For many families, paying for college requires a multipronged approach: Parents and students both chip in how they can. Among the parents we surveyed, many were shouldering the cost of college themselves, while others said their kids were responsible for some or all of their educational expenses.
Generally, parents were willing to take on sizable loans on behalf of their children, saying they would incur more than $26,000 in educational debt on average. Those with high incomes said they’d be willing to incur nearly twice as much, ostensibly accepting more debt in light of their healthy earnings.
Many American parents currently face steep debt burdens: Currently, borrowers owe more than $96 billion in parent PLUS loans. Among our respondents, 27% said they’d already taken out personal loans to help their kids pay for school. Many others worked extra hours or found a second job in order to cover college expenses.
These sacrifices are certainly admirable, but is it parents’ responsibility to assume the costs of their children’s education? While 47% of parents said they were covering the costs of school, 25% said their kids were paying for it. Another 19% said they and their children were splitting the expenses. Relative to high-income respondents, low-income parents were more likely to report their kids were fully or partially paying for school.
Moreover, the costs of college typically far exceed tuition and fees: Families must also afford related expenses, such as books, food, and housing. Among our respondents, roughly two-thirds felt parents should foot the bill for housing and tuition, and about half said parents should pay for textbooks and meal plans.
On the other hand, just 13% said parents should pay for the costs of participating in Greek life. Because fraternity and sorority dues can cost hundreds of dollars (excluding the costs of room and board in a house), these expenses are hardly marginal.
Our results present a wide array of approaches and concerns when it comes to affording college. Each family must make challenging decisions in light of their own circumstances, carefully considering their resources and values.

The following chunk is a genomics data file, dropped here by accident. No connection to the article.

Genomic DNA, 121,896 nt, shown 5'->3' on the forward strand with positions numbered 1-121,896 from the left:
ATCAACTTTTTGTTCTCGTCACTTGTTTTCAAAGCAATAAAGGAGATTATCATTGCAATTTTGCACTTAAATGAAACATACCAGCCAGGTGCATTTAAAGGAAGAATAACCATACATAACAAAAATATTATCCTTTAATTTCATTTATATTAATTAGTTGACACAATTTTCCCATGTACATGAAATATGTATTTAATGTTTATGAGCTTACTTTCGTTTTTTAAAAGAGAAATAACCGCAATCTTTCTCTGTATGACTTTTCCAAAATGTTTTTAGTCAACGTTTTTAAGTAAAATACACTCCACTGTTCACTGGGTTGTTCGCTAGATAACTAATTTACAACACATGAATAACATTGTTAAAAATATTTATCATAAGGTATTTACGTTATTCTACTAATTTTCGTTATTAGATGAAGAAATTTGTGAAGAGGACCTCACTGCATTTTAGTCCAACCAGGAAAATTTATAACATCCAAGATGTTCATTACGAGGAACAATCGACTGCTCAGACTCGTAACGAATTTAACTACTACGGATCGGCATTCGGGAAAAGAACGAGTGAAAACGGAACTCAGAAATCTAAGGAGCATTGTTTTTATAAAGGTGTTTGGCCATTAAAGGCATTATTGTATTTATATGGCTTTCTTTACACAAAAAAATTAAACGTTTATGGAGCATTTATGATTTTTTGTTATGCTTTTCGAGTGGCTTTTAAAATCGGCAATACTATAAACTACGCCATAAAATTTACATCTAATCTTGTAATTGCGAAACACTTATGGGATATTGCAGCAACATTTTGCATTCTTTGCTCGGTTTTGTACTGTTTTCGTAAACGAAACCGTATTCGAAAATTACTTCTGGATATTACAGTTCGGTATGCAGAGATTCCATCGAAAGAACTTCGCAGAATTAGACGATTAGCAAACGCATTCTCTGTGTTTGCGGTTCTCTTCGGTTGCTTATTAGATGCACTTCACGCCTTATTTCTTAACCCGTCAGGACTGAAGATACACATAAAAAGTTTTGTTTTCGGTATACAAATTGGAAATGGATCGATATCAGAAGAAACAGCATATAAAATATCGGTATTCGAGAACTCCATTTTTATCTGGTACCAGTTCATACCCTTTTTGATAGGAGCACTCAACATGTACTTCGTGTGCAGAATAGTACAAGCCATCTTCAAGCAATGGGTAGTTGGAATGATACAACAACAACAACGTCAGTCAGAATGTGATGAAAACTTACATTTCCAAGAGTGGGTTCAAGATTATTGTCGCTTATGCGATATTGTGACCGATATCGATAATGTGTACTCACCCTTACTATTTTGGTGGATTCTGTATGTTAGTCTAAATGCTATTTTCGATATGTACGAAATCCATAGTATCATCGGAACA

But because there’s no formula for paying for college, there are many roads to financing this worthwhile investment. As our findings make clear, families across the socioeconomic spectrum make different decisions in supporting their loved ones – and encouraging these loved ones to support themselves.
So whether you are considering college, currently taking classes, or recently began repaying your loans, take a lesson from our respondents: While the price tag may be intimidating, there are lots of flexible and creative approaches to achieving your goals over time.
At College Finance, we’re here to help you think strategically about financing your education. Our guides and resources are designed to suggest possible solutions you hadn’t already considered and break down daunting subjects such as federal loans and refinancing options. When it comes to getting a great education and paying for it, knowledge is power.
Methodology and Limitations
We surveyed 1,037 parents using Prolific and the Amazon MTurk platform. 388 were parents of college students or graduates, and 649 were parents of children who had not yet graduated from high school. To help ensure that respondents took our study seriously, all respondents were required to identify and correctly answer an attention-check question. In some cases, questions and responses were rephrased for clarity or brevity.
In certain cases, outliers have been excluded. These data rely on self-reporting, and statistical testing was not performed on these findings. Potential issues with self-reported data include, but are not limited to, exaggeration, selective memory, and attribution errors on the part of respondents.
Fair Use Statement
For families considering the costs of college, the challenge of paying for school can feel overwhelming at times. Thankfully, this study shows they’re in excellent company. So if you’d like to share our work with someone who might find it interesting or helpful, we welcome you to do so. Please use our images and information strictly for noncommercial purposes and link back to this page so that others can access our full study.